Sunday, November 15, 2009

Update on my Yurt

I spent this weekend working on my yurt again. I got a lot done, and I'm really happy about that! But I've also been working on it sporadically during the past few weeks after I get home from school. After I finished putting together the crown, I sanded it down to even all of the jumps out of the wood, then filled in the holes and gaps. I got a type of wood putty that resembled tile grout, but it was light brown. It was hard putting the putty into the gaps, since it was very course and sandy (not like putty at all) and at first I was really upset at myself for not opening the little bottle up at the store to check its consistency. But the stuff dried very fast, and sanded down well, and didn't crack or anything yet. So overall I'm pretty happy with how the grout/putty turned out.

Sealing the Yurt Crown
I am sealing the crown after I sanded and puttied it.

Since last time, I decided to paint the crown in a traditional Mongolian design, bright red, orange, blues, pinks, and yellows. That is why I am sealing it instead of varnishing it, because I will paint right over it in the next few weeks. Come to think of it, I may hold off on painting it until I finish the frame of the yurt and put it up once as a test.

After the wood sealer was dry on the crown, I drilled holes into it for the 36 roof poles to slide into. The roof angle is 30 degrees, so all of the holes had to be drilled at an angle, and made for quite a hard time fighting with the drill press. One hand was turning the wheel to bring the drill down, the other hand was holding the angle finder to make sure I was drilling at the correct angle, and both my legs were bent, supporting the wheel securely. Too bad Romy wasn't there to take a picture. I must of looked funny!

Yurt Crown with Drilled Holes
The yurt crown with 36 holes drilled into it.

The crown now is basically finished, except for some decorative touches (like the painting and some bowed sticks I will add later to support the rain dome). So next I moved on to finish the roof poles. Since they were still rough (all I did last time was round them out), I had to cut each of them to 6 ft. This wasn't too hard, but it was time consuming. Some ends were split, so those were the ends I cut off. Other ends had knots in them, so I also chose to cut those off too.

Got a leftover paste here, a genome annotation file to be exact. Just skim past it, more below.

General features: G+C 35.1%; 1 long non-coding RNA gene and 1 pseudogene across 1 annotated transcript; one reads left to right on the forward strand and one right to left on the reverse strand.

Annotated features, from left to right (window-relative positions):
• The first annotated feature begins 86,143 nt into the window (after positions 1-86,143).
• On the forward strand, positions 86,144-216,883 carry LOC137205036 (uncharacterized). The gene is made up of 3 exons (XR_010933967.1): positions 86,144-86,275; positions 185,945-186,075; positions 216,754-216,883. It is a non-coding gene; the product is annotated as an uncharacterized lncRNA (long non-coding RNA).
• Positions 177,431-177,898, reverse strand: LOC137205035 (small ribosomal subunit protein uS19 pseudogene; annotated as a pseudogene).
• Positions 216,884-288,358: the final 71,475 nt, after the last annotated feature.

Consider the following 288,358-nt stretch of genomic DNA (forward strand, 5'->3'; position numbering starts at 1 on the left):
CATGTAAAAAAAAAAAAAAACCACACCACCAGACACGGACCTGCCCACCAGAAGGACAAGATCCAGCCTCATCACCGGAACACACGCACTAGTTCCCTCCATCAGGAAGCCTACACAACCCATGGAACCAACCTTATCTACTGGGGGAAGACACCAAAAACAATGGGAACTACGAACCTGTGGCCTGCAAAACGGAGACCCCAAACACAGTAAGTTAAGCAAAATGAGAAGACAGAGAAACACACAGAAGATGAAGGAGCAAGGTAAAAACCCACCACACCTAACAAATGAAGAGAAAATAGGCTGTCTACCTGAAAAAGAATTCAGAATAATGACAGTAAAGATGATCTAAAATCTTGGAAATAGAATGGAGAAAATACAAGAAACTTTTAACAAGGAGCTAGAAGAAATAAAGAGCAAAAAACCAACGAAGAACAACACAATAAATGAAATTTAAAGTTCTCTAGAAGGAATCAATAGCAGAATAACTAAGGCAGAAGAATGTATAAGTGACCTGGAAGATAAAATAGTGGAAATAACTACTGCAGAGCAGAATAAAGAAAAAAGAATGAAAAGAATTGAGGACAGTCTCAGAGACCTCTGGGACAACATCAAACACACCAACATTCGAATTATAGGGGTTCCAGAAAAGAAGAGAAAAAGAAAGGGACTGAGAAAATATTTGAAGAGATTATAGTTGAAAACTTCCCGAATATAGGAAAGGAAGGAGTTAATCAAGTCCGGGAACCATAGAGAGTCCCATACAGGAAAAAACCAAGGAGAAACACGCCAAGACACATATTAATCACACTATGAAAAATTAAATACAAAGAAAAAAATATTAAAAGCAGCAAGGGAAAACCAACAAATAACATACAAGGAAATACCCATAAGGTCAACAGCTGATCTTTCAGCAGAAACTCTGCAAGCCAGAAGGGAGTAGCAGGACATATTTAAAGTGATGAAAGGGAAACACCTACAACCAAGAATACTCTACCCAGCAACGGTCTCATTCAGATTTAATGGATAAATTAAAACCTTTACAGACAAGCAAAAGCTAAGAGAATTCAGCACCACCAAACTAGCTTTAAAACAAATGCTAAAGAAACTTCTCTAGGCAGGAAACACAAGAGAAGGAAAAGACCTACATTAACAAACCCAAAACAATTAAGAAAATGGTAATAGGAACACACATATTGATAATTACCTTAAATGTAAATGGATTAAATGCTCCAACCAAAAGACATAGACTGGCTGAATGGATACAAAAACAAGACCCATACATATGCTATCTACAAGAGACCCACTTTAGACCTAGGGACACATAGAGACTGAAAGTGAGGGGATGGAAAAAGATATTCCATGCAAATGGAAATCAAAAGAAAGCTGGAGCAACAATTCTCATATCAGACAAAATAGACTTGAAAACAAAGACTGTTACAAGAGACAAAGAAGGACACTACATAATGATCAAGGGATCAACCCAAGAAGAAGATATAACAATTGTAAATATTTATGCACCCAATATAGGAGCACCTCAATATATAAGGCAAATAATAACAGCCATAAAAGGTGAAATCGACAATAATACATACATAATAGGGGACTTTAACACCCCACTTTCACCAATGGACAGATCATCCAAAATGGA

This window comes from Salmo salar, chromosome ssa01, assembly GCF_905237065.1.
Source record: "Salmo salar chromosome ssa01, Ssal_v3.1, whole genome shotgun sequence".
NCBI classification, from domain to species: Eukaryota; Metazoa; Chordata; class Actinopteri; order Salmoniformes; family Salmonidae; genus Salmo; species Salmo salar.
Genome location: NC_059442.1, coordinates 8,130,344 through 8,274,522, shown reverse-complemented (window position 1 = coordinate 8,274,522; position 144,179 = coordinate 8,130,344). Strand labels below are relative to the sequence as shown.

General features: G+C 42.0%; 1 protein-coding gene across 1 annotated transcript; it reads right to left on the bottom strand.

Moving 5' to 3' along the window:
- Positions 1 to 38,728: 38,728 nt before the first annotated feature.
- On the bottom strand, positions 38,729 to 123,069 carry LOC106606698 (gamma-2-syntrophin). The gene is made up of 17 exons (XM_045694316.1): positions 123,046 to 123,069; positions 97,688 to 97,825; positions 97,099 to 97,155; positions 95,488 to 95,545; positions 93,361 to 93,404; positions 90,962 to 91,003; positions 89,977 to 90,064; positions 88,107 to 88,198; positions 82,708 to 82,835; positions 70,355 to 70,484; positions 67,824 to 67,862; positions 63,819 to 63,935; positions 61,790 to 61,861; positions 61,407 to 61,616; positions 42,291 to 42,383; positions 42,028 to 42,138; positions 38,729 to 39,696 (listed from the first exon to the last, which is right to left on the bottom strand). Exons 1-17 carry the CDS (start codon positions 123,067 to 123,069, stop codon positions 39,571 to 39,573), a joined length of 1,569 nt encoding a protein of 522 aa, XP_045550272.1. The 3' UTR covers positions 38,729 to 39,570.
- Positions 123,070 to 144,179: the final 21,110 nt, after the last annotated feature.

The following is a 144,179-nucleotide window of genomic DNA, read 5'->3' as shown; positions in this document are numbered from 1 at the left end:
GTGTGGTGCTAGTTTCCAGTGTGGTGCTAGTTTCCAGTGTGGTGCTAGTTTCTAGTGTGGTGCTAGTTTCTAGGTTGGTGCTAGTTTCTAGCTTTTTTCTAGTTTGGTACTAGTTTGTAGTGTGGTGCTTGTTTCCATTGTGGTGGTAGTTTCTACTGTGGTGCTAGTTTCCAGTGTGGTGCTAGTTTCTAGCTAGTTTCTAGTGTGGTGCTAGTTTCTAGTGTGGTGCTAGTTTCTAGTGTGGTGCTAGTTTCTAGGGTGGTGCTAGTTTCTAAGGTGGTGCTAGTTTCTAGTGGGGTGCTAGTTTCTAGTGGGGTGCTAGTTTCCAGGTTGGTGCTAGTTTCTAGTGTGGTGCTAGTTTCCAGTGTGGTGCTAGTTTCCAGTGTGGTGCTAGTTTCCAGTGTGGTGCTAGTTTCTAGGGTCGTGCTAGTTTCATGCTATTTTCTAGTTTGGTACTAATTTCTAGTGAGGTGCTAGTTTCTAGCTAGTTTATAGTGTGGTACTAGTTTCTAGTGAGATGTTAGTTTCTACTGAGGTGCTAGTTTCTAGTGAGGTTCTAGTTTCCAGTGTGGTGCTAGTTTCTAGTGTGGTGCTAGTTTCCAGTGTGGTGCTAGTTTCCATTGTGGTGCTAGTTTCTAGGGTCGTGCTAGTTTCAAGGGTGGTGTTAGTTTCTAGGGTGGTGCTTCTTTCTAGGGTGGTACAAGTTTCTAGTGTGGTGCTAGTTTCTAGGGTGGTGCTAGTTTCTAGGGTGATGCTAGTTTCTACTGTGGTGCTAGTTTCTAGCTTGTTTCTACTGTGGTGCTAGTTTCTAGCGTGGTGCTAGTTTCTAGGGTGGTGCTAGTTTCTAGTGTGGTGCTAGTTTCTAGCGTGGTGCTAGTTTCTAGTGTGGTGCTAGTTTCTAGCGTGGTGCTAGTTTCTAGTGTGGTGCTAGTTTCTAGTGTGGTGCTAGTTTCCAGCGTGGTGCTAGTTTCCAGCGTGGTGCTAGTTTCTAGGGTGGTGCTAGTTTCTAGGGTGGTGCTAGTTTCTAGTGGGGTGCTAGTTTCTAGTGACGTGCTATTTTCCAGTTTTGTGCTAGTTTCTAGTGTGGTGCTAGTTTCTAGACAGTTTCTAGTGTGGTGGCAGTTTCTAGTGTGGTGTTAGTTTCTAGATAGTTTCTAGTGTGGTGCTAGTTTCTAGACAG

Yurt Poles Cut to 6ft
All 36 roof poles are now 6 ft long.

To attach the roof poles to the crown, I decided to go with a 3 inch long dowel pin that is 1/2 inch thick. I cut those to size from a long dowel rod I bought at OSH (a hardware store). That was much cheaper than ordering real fluted dowel pins from a supplier. I only needed about 40 dowel pins, but usually large dowel pins like that are sold in bags of 100! Anyways, 2 inches of the dowel pin goes inside the end of the poles, and 1 inch will stick into the crown. The dowel pins are now part of the roof poles. But to make drilling easier for myself, I first drilled a 2.5 inch deep hole into one end of each pole (1/2 inch thick) and then cut the same end off each pole at an angle, to accommodate the slope of the roof. In the process, about 1/2 and inch was sheared off, which is why I had to drill the hole 2.5 inches deep at first instead of 2 inches. It is much easier to drill into a perpendicular surface than into one that is angled at 30 degrees!

Yurt Poles with Holes
The holes for the dowel pins are drilled into each end of the yurt roof poles.

As an added complication, since the yurt crown is a polygon instead of a true circle, some of the poles come at an angle to the crown (I'm not talking about the angle of the roof slope). There is only one roof pole per polygon side that comes in straight on, and that's the one right in the middle of each polygon section. The other two come in at opposing 10 degree angles. So I had to cut each pole either straight on with a 30 degree slant, or +10 degrees with a 30 degree slope, or -10 degrees with a 30 degree slope. Consequently, I labeled the end of each pole so that it will be easier to build it.

Yurt Poles with Dowels
Each roof pole is labeled and cut with its corresponding angle.

I also cut a notch into the other end of the poles for the wall attachment, but I will save explaining that for another post.